Tuesday marks six months since the Jan. 6 attack on the U.S. Capitol by rioters supporting former President Donald Trump.
Five people died before, during, or after the riot, including two U.S Capitol Police officers, Brian Sicknick and Howie Liebengood.
Nearly 150 other law enforcement officers were injured when attempting to stop the rioters from storming the building as Congress worked to certify the Electoral College vote count to formalize President Joe Biden’s victory.
As of Tuesday, authorities say they've charged more than 500 people in connection with the riot and they're continuing to search for others who took part.
Since the insurrection, the U.S. Capitol Police say they’ve implemented reforms to their department to support their officers, enhance security around the Capitol Complex, and pivot toward an intelligence-based protective agency.
The U.S. Capitol Police say they've been working with Congress and organizations specializing in addressing psychological trauma to expand wellness services for its officers. The department is also developing an internal peer support program, as well as bringing in support dogs.
The department says its civil disturbance unit has increased its training to include joint training with the National Guard, riot training, shoot/don’t shoot scenarios, and less-than-lethal exercises. The department is also increasing its use of force, tactical, equipment, leadership, and incident command training.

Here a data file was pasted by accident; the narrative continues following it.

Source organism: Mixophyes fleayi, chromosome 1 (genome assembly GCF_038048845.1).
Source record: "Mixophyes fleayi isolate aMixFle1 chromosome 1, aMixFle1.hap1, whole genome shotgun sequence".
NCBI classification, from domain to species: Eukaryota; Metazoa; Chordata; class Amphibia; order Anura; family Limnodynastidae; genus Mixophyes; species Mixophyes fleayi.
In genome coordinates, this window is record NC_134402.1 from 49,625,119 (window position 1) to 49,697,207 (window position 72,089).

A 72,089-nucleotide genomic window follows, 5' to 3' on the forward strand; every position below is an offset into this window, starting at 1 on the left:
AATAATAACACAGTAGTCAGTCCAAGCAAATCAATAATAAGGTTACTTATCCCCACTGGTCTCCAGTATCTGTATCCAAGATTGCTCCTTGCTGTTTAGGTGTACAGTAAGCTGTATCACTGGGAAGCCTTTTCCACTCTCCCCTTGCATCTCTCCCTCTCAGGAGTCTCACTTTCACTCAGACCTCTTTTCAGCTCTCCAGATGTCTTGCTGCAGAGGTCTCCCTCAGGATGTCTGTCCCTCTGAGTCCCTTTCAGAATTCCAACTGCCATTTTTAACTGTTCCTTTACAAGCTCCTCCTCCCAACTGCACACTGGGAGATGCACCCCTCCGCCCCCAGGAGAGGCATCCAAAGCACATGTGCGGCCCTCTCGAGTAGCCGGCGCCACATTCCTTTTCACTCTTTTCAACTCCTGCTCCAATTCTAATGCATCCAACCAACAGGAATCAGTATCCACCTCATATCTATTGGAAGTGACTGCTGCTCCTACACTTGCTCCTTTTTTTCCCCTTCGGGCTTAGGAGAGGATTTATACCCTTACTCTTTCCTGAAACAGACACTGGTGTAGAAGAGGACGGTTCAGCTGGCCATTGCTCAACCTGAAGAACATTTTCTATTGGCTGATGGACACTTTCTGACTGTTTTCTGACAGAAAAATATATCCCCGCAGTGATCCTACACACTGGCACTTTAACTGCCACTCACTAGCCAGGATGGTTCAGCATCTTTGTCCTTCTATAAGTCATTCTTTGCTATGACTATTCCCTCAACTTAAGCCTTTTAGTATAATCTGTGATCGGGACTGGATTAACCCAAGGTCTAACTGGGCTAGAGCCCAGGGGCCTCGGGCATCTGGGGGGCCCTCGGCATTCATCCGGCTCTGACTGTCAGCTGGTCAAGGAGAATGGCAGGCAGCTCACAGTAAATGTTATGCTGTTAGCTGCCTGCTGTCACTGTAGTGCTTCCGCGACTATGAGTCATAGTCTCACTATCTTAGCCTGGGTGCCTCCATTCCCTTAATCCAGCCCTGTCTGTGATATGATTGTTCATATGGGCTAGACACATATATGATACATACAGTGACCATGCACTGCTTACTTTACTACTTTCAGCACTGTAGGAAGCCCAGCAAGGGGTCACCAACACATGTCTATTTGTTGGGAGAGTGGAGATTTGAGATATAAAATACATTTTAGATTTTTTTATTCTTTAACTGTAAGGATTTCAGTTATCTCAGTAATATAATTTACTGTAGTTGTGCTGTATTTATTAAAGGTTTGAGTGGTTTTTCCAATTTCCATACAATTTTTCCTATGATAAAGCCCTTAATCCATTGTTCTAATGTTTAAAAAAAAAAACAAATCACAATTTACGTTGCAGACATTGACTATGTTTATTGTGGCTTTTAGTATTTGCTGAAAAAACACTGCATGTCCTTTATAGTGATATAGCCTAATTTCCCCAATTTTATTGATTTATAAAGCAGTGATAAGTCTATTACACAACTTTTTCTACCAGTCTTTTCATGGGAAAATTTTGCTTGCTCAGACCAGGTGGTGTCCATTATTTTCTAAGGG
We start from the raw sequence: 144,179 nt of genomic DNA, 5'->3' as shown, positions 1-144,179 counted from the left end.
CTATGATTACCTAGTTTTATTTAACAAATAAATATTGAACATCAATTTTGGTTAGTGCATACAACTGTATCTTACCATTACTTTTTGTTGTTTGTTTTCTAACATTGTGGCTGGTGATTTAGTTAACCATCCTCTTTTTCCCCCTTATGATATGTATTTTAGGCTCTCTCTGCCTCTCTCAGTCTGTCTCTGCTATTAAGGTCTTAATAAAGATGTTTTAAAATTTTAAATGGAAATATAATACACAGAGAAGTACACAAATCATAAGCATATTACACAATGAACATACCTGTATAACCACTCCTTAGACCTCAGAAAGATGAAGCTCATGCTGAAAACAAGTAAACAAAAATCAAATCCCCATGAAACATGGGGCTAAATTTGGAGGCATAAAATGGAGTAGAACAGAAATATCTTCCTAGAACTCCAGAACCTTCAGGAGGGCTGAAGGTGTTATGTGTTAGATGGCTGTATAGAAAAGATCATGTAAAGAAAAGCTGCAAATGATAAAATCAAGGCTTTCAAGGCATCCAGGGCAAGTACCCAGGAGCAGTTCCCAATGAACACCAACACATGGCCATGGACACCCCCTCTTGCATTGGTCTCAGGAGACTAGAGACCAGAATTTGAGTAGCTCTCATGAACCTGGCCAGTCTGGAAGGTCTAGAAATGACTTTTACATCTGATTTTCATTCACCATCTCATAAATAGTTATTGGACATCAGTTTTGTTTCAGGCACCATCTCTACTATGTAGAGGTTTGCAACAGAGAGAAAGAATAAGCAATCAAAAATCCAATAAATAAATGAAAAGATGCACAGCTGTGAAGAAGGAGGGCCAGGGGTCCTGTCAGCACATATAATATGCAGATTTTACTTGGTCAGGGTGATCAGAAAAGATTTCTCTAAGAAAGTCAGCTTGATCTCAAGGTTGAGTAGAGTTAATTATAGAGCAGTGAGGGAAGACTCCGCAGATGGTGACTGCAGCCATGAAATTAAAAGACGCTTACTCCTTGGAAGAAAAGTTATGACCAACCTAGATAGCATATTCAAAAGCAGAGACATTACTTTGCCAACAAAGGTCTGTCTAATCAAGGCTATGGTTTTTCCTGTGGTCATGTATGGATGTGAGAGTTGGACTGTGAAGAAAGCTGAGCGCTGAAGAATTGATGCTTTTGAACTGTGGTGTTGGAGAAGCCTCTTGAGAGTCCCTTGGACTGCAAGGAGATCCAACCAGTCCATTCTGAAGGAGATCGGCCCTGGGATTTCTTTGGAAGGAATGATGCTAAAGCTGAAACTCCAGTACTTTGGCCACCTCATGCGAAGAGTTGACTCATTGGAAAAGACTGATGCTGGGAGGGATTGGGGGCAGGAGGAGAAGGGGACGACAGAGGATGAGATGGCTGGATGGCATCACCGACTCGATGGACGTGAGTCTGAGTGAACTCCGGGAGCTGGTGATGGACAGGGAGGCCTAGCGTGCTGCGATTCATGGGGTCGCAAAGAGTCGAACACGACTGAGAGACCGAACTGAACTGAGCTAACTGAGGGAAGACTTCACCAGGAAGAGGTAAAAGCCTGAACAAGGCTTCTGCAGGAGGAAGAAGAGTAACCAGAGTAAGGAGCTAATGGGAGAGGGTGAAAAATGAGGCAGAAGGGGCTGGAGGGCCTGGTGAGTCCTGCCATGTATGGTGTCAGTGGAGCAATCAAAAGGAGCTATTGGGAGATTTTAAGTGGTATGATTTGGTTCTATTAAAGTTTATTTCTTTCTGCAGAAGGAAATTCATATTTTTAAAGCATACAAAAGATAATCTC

The department has solidified a new critical incident response plan, which establishes a multi-phased action plan to quickly mobilize local, state, and federal manpower, including the Department of Defense, to respond to planned and/or no-notice emergencies. It’s also working with congressional oversight to obtain the authority to immediately request National Guard assistance if needed without having to wait for board approval.
The department has also improved its equipment and technology, acquiring additional helmets, shields and less-than-lethal munitions, and has ordered more batons. Through a loan from the Department of Defense, the department will have access to state-of-the-art campus surveillance technology, which will enhance the ability to detect and monitor threat activity.
The department says it has also launched a new recruitment effort, which includes the use of its social media platforms and traditional media.
“Those are just some of the improvements the United States Capitol Police is making, with the support of our Congressional stakeholders, in the wake of the January 6 attack,” wrote the U.S. Capitol Police. “We honor all the brave men and women who, against all odds, faced down a violent crowd that day and protected our elected leaders and everyone who was in the Capitol Complex. We will never forget their bravery and will continue to work in their honor.”
Along with the U.S. Capitol Police reforms, the U.S. House is forming a bipartisan select committee to investigate the Jan. 6 riot. The committee will have subpoena power and will not be given a strict deadline for its findings. Rep. Liz Cheney of Wyoming will be the only Republican serving on the committee.